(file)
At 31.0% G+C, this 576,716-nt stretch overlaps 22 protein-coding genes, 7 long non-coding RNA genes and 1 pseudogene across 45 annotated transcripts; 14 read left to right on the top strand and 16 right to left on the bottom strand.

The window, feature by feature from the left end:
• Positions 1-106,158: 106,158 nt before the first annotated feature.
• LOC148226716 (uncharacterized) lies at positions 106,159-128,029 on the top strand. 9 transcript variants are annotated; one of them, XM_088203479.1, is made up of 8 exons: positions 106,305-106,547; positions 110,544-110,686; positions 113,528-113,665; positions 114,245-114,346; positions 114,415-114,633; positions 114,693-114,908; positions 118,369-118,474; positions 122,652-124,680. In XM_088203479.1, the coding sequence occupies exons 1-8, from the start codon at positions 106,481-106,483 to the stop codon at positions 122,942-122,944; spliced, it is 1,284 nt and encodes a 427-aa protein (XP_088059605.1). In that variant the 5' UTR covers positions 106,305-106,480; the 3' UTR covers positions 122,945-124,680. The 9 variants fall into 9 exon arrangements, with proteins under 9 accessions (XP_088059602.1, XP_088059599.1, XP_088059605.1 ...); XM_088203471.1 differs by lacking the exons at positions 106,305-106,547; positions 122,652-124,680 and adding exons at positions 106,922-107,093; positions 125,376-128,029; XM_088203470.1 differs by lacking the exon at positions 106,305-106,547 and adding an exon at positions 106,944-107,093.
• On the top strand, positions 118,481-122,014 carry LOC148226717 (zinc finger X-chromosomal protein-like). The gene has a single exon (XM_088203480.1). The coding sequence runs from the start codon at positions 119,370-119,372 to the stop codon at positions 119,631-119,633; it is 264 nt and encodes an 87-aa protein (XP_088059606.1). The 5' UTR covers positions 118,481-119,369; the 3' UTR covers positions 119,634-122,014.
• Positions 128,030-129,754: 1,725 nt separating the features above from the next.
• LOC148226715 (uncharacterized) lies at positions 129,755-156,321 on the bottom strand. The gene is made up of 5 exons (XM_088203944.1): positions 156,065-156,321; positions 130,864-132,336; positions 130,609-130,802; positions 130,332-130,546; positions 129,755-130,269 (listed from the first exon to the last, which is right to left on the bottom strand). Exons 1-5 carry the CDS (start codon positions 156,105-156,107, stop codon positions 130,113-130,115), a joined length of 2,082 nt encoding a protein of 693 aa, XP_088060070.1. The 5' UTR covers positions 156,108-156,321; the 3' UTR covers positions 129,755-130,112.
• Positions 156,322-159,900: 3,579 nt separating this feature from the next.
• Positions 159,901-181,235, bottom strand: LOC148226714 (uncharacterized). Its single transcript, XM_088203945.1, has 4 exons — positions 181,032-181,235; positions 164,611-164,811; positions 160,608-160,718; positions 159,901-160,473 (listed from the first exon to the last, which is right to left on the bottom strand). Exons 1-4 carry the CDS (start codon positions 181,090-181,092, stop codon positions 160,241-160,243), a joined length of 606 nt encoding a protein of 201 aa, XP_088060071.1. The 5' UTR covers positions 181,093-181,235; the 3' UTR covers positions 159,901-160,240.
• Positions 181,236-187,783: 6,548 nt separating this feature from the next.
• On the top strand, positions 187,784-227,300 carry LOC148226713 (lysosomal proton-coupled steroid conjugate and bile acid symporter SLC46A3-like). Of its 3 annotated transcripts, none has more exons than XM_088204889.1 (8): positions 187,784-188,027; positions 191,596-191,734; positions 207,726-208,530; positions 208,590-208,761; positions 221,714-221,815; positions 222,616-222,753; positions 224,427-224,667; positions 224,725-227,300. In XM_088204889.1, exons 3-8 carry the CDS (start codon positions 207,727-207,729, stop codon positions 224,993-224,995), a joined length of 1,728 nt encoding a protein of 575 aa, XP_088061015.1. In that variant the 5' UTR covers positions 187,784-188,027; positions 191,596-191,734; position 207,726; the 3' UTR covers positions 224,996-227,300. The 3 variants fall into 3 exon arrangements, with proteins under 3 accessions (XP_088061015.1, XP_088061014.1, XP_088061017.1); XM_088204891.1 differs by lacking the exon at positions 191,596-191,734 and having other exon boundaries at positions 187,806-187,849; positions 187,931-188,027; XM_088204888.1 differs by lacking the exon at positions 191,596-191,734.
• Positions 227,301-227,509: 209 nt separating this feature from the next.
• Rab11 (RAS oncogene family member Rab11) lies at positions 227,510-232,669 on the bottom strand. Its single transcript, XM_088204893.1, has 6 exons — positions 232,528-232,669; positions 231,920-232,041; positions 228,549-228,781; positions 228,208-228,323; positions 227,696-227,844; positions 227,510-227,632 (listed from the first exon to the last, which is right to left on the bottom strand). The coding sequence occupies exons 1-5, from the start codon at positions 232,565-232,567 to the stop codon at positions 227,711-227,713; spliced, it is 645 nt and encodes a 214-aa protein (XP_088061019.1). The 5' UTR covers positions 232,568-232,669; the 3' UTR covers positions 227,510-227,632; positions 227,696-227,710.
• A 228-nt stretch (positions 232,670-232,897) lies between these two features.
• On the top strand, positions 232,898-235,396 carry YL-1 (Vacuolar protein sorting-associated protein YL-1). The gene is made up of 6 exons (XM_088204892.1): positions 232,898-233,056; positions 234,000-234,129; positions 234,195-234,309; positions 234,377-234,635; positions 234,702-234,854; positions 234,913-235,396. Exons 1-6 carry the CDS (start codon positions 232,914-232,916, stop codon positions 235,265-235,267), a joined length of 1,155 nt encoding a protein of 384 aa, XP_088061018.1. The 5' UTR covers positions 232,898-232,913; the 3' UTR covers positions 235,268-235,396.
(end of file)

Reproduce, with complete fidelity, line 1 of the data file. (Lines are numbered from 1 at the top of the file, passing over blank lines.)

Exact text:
At 31.0% G+C, this 576,716-nt stretch overlaps 22 protein-coding genes, 7 long non-coding RNA genes and 1 pseudogene across 45 annotated transcripts; 14 read left to right on the top strand and 16 right to left on the bottom strand.